Pianist Frank Wiens is a popular visitor to Northern California concert halls as recitalist and lecturer, but has strangely been absent from Mendocino County for decades. Under the auspices of the Concerts Grand series, this oversight was corrected Oct. 30 in a memorable recital at Mendocino College’s intimate Choral Room.

In a program that was almost exclusively Spanish music, Mr. Wiens began with chaste readings of two Soler Sonatas, in D Minor (DR 11) and D Major (DR 84). There was no rushing in the first, a beguiling reading, and the second was more Scarlatti like with a whirl of repeated notes, sharply-etched ornaments and an artful blending of themes. The D Major was a specialty of the late Spanish pianist Alicia de Larrocha, as were additional works that don’t attract many virtuoso pianists.

Two Albeniz pieces from his Iberia Suite came next, Evocacion and the familiar Triana. The pianist had exceptional rhythmic and pianissimo control in the first, the top notes singing and the many ritards subtle and impressionistic. In the F-Sharp Minor Triana (a suburb of Seville) Mr. Wiens evoked the flavor of a fiesta with dramatic gypsy chord playing.

A highlight of the afternoon was Falla’s four Pieces Espagnoles, from 1908, and probably a North Bay premiere performance. The opening Jota was a dance of percussive and brassy phrases, carefully gauged by Mr. Wiens, as was the seductive Cubana. Here the artist was in no hurry, underplaying the many modulations and meandering into unexpected sonic thickets. The third section, Montañesa, was played unaffectedly and with charm, and some use of the sostenuto pedal. It elicited a solo “bravo” from a listener, moving the artist to hold up one finger that indicated that the final Andaluza was to come. In this section Mr. Wiens’ playing sounded castanets in a Flamenco style, a bright dance that was improvisational but of course was pianistically impeccable.

The first half’s concluding work, Liszt’s Spanish Rhapsody, brought the audience of 37 to its feet in loud applause. The opening surprisingly did not have a fast tempo, with ample pedal point, and the rapid right hand arpeggiated chords resounded and did the accurate skips. The pianist sought clarity over speed in the tsunami of notes and the syncopated rhythms (Madrid rhythms?) and quick glissandos were exciting to hear. The standard ending was chosen over the more powerful ending fashioned by Busoni.

In a piece dedicated to the Spanish pianist Ricardo Viñes, Rodrigo’s toccata-like A l’ombre de Torre Bermeja began the second half in a rhapsodic vein far removed from the preceding Lisztian fireworks. The lyrical middle section was played elegantly, and the following bell phrases in both hands were telling. Mr. Wiens underscored the abstruse dissonances. The same could be said of his playing of two Granados works, the familiar Maiden and the Nightingale and Los Requiebros (Flattery) from the monumental Suite Goyescas. The long melody in the tenor in Maiden was captivatingly played, the many trills light and even, and ending with dainty filigree. The second work seemed to be too sectionalized, lacking clarity, the double notes never lucid.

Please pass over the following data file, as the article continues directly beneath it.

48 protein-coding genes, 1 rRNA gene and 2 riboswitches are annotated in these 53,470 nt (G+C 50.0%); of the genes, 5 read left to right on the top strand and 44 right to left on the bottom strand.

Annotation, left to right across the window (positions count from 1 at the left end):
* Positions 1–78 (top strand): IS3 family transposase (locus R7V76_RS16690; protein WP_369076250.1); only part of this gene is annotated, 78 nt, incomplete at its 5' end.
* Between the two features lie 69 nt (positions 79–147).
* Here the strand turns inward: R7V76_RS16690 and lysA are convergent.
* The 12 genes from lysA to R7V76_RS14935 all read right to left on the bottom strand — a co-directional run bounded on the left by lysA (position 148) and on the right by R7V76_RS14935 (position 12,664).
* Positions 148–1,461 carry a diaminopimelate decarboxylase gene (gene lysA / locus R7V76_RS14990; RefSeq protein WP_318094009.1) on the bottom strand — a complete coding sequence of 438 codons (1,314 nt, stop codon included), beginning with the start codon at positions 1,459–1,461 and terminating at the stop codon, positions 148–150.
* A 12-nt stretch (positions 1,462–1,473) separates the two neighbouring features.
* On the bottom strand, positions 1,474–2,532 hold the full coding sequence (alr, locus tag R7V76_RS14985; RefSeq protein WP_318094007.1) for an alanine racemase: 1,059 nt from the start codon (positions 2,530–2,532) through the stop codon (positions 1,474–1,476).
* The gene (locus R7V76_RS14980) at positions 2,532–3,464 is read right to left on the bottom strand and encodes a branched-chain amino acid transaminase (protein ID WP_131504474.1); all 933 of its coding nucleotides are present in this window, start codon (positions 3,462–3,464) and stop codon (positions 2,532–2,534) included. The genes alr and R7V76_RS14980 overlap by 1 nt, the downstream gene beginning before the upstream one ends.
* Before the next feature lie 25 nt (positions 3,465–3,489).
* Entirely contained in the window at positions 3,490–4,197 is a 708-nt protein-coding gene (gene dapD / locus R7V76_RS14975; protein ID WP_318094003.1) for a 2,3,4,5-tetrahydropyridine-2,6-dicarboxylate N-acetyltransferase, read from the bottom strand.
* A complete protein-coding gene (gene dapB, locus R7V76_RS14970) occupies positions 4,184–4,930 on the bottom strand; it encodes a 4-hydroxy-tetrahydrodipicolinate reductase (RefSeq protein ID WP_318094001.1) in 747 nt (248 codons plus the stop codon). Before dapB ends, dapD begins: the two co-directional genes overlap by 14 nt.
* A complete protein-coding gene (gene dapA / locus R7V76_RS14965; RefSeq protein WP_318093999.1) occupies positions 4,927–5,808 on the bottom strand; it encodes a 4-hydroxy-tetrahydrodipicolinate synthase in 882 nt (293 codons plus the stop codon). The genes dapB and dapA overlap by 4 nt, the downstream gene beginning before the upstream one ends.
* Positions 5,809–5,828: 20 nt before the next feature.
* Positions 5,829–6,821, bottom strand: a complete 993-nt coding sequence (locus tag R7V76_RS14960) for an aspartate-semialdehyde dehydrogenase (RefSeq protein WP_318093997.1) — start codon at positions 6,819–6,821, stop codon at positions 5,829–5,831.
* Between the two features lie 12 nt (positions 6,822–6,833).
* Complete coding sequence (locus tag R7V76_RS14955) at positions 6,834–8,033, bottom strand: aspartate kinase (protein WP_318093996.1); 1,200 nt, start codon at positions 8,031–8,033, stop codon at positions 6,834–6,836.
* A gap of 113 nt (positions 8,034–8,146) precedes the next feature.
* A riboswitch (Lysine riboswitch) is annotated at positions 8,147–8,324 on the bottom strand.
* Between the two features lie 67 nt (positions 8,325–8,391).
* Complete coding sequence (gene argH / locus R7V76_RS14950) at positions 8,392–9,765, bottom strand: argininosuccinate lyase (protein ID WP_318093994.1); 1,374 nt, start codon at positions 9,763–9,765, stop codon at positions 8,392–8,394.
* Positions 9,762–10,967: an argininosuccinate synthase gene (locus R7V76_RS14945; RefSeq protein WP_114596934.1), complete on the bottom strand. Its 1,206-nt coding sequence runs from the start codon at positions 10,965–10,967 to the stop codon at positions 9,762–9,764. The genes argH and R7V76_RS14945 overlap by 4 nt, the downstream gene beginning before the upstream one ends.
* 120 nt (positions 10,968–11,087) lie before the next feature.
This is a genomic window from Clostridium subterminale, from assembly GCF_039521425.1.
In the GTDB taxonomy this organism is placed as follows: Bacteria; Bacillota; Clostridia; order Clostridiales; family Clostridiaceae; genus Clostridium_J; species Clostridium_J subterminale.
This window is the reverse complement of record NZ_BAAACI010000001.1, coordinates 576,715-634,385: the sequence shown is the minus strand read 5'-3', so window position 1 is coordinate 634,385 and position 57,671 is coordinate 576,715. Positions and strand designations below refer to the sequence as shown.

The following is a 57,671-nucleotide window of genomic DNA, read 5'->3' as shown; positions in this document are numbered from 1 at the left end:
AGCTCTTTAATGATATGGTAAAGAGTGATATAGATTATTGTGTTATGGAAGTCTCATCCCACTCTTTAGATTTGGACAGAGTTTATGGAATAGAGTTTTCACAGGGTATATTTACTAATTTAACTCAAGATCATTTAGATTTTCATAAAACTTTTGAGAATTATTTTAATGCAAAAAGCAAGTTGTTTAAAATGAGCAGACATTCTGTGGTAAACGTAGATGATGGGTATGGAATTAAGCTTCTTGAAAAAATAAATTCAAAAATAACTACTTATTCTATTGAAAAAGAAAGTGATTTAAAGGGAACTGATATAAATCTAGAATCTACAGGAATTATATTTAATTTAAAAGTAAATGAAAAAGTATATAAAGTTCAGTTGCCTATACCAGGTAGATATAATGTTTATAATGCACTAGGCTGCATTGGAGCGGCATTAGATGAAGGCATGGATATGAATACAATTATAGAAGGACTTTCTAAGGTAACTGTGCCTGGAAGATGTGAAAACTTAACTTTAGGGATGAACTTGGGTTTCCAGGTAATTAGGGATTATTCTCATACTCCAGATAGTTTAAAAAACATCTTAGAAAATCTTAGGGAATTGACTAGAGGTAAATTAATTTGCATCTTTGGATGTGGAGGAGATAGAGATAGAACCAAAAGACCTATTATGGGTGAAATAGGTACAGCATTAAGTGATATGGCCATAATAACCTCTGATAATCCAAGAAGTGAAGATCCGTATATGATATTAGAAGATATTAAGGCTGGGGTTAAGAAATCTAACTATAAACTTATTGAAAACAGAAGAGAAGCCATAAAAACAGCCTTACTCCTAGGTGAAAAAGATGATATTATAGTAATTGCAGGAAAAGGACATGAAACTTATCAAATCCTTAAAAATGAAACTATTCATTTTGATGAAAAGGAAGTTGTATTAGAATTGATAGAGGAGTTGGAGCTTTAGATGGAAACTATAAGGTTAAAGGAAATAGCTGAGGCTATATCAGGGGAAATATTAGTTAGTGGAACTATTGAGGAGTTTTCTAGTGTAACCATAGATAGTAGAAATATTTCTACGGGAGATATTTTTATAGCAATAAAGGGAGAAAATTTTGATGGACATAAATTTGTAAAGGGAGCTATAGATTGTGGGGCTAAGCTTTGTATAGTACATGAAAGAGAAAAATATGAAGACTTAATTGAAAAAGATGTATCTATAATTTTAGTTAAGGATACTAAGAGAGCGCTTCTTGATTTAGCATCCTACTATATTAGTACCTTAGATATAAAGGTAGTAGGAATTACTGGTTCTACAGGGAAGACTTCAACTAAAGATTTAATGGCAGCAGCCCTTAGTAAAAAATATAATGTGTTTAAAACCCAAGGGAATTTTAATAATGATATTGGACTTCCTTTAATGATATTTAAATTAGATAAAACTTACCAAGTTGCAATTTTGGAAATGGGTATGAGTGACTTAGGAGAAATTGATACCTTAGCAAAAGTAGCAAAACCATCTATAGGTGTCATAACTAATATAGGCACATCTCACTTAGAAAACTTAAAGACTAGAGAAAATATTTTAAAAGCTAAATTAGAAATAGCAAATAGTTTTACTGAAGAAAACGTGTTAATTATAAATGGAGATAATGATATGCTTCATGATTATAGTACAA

Debussy’s La Puerta Del Vino from Book Two of his Preludes was the penultimate programmed work, and here was projected boldly with boisterous phrasing. A more boisterous piece, the Horowitz transcription of Bizet’s opera Carmen, concluded for formal program in grand style. The right-hand scale playing was very good, the big sound alleviated by short sections of repose. Mr. Wiens half pedaled many of the runs, the terrific Bizet themes pealing out with virtuosity, albeit not Horowitz, that seemed to push the limits of the piano and even the small Choral room.

One encore was offered, Mompou’s No. 6 from his Cançion i Danse Suite. The opening part (cantabile espressivo) was performed elegantly, in sharp contrast to the explosive rhythms of the concluding dance. A perfect encore.

The recital, played without score and in a snazzy concert tuxedo, was underwritten by Dorothy Sugawara, with area management by pianist and teacher Elizabeth MacDougall. Frank Wiens has at last ignited local interest in his artistry, to be on display again when he plays Grieg’s A Minor Concerto with the Ukiah Symphony Dec. 3 and 4 in Center Theater. A pianist worth discovering.